• I would say it depends on what club you're talking about. For drivers I would say that the best performing drivers of all time have been made within the last five years. Aerodynamics, material science, and the proliferation of launch monitors and data driven design have resulted in improvements across the board in distance and forgiveness as of late. I know that I personally saw a decent improvement on my G10 when I switched to a G30, in that I gained between 10 and 15 yards without sacrificing accuracy. This is on the high end of what aerodynamics can provide though, simply because higher swing speeds receive a greater benefit from decreased drag. Depending on the individual you may not see much difference so long as the driver itself was made within the last ten years or so. For irons I would be inclined to say that the main difference in the irons of yesteryear and the irons of today is forgiveness. The irons made today are much easier to hit than previous irons, simply because they aren't as drastically punishing on mis-hits as the old blades. The PING Eye2 irons seemed to be the first "widespread" GI iron that sparked the trend towards irons that were easier for the layman to hit. That being said, I found my s55 irons (their "blade" from several years ago) to be more forgiving than the Eye2's. Based on that and observations from other clubs I have hit I would say the average golfer would be best suited by irons made within the last 10 to 15 years that are in good condition with sharp grooves. If you play muscleback irons though, there's pretty much zero difference between modern "true" musclebacks and those of yore, though the current muscle-cavity irons (like the iBlade and MP-15) will likely be at least a bit easier to hit than the older blades while maintaining a similar style.  Wedges are the only thing that I would argue the "latest and greatest" provides a tangible benefit for. The reasoning for this is entirely different however, in that it's based solely off the condition of the grooves in older wedges. As wedges grow old, and get used, the grooves wear to the point that there becomes a noticeable performance difference - especially when playing out of the rough. For this reason alone do I say that the average golfer (assuming they golf at least once a week during the golfing season) is best suited by wedges no older than two or three years old.  Putters are the odd man out here. I don't think it matters in the slightest when your putter was manufactured, so long as you keep a reasonable grip on it so that it doesn't slip out of your hands. I personally am a fan of the newer milled putters for the feel they provide, but it doesn't mean I couldn't probably putt nearly as well with an original Anser putter in the same style. I think the average golfer is best suited by whatever putter style and features allow them to consistently roll the ball along their target line, with no age requirement. In summary, considering the advancement of technology, I would feel comfortable putting these "maximum age caps" on equipment for the average weekend golfer to get the most out of his/her game: Drivers: ~10 years old or newer Irons: ~15 years old or newer Wedges: ~3 years old or newer Putter: Whatever works best for you That being said, you may still enjoy the game with any kind of equipment out there. I just think that equipment that follows these guidelines will let the average weekend golfer get about as much as they can out of their game without necessarily breaking the bank. Like @iacas said, you may find incremental improvements by purchasing the R1 over an old G5 but the question then becomes whether or not this improvement is worth the price difference. This question can only be answered by the person buying the club. It can't be denied, however, that a driver from the 1960's will be severely outclassed by the G5 and the R1, making either of them a much better choice than the 1960's driver. Interestingly enough, I have had the desire to go the opposite way for a while now. I bought the s55's my last go around, and I'm thinking that my next set of irons will be a more "traditional" muscleback iron (since the s55 is mostly a CB), along the likes of the MP-4 irons by Mizuno. I hit the ball consistently enough that I don't care about the lack of forgiveness, and I believe that the wonderful look and feel of those irons, along with the little bit of extra vertical control (can thin it slightly to make punch shots even easier) would offset whatever I lose in forgiveness. I know that I would most certainly never go to an iron like the AP2, the G, or the M2. The chunky look of the club (along with the offset) gets into my head nowadays and makes me feel uncomfortable standing over the ball in a manner similar to how I used to be intimidated by the look of blades at address. I would gain forgiveness, but at the price of distance and trajectory control - an unacceptable trade for me considering I value distance and trajectory control much more highly than forgiveness.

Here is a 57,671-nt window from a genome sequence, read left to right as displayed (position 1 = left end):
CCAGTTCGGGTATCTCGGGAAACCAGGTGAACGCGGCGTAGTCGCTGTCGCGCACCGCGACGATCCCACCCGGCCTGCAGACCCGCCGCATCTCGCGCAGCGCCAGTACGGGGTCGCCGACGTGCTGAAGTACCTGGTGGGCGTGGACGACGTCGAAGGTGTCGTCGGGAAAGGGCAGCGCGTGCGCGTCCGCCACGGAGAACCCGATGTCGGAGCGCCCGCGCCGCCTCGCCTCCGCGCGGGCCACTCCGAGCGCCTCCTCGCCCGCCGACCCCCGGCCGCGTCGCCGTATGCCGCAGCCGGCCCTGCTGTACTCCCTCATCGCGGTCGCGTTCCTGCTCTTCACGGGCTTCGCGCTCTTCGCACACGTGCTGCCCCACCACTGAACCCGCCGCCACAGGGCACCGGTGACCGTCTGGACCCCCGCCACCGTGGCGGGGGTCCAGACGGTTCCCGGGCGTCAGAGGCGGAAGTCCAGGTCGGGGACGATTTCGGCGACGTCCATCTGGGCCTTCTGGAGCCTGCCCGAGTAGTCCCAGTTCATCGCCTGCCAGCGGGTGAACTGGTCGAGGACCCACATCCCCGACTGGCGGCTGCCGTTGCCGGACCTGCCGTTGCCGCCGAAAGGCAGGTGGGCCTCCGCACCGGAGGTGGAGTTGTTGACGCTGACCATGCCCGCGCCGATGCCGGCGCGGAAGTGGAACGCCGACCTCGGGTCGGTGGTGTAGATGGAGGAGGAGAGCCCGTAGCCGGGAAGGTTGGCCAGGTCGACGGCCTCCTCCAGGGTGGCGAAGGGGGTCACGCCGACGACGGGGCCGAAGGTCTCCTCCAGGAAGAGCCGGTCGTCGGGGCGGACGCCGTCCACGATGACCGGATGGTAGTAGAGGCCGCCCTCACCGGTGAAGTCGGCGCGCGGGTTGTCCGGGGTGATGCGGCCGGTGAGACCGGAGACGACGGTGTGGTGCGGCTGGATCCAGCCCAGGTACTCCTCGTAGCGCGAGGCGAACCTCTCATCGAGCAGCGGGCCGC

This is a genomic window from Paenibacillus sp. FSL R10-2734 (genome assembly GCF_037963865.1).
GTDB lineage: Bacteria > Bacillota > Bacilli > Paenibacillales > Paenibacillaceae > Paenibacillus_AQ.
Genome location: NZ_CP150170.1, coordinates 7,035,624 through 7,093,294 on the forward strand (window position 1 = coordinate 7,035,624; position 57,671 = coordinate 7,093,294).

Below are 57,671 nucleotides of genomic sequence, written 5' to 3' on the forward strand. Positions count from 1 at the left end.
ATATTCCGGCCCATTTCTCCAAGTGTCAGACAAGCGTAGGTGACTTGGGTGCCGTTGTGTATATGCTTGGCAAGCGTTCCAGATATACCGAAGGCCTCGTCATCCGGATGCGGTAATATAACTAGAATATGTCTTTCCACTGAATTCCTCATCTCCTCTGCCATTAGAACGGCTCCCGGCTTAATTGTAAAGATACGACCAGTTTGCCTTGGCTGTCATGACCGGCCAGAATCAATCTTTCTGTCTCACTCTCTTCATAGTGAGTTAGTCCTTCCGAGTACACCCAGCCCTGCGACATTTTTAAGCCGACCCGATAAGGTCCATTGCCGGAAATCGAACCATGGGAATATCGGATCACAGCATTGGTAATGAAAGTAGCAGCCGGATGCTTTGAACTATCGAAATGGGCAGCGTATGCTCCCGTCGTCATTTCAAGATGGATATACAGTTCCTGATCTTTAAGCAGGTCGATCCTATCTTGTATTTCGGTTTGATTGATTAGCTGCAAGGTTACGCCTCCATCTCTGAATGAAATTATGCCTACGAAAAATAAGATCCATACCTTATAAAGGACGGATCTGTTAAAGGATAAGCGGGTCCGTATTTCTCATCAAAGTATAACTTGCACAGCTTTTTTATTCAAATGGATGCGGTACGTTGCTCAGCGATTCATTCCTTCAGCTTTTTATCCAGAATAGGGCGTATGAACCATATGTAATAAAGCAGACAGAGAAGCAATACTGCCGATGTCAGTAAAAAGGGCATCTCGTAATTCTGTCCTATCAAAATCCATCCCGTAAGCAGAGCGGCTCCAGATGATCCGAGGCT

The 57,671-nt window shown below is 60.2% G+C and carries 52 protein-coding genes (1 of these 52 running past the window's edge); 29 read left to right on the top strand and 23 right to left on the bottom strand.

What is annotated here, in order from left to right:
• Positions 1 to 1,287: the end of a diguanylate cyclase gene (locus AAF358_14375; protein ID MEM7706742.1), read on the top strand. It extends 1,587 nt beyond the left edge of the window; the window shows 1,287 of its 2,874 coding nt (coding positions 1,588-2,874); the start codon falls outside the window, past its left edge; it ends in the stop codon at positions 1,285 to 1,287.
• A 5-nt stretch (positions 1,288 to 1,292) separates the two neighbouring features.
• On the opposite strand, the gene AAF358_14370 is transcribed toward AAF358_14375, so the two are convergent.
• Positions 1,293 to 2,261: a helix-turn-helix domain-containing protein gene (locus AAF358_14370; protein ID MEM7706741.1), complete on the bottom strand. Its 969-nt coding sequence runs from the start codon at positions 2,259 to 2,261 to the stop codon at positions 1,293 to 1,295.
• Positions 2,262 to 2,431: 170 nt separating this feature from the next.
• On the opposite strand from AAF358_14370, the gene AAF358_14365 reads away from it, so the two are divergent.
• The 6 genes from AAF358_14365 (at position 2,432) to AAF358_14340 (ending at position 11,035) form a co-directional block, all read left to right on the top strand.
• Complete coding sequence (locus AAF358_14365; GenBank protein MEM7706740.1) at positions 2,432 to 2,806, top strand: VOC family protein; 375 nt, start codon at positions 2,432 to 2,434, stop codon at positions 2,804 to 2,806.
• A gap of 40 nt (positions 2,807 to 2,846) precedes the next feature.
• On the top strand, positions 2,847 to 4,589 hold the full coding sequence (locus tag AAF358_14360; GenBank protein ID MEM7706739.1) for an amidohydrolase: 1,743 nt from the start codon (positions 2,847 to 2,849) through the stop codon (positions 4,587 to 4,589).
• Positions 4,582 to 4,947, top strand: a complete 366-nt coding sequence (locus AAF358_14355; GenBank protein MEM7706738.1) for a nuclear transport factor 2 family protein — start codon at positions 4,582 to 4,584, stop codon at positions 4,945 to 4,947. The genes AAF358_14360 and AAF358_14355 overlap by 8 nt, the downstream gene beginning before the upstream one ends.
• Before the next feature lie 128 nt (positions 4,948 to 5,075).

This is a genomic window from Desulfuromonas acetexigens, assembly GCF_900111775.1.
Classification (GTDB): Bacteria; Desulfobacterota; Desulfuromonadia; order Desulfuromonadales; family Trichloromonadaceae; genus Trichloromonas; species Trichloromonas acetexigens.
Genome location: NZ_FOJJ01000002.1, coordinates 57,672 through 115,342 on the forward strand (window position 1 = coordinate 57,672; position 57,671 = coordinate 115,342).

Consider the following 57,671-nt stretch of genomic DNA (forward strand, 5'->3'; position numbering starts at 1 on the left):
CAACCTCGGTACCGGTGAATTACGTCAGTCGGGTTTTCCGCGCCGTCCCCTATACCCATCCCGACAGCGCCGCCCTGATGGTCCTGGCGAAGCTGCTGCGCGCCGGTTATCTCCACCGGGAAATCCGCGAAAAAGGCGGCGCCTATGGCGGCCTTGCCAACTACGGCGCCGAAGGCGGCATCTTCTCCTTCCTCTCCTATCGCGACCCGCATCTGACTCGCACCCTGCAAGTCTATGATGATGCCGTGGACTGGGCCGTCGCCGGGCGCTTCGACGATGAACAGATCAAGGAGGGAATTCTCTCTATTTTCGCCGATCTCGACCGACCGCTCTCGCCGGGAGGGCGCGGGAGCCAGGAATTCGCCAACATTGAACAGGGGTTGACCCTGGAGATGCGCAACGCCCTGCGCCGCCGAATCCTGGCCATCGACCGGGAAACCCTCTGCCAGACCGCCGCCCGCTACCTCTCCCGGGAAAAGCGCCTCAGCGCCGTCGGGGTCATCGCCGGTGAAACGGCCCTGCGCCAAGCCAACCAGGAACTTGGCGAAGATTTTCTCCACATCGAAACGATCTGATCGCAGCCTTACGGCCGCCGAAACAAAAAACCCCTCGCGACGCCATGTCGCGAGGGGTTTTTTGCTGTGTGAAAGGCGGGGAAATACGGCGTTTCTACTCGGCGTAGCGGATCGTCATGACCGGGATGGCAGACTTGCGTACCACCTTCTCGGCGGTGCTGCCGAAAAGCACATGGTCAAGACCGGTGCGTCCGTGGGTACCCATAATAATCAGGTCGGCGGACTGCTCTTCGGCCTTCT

• My newest clubs are pretty old. Maybe 2006? I don't really remember. The other day, just for the heck of it,  I played using my old Bazooka Iron Woods. (2i-LW) Shot my normal score. Those Ironwoods are probably 15-16 years old. I don't think at this stage of my life, that a new set would make that much difference. 
  • TST Blog Entries

  • Images

  • Today's Birthdays

    1. mahariji_slice
      mahariji_slice
      (35 years old)
  • Blog Entries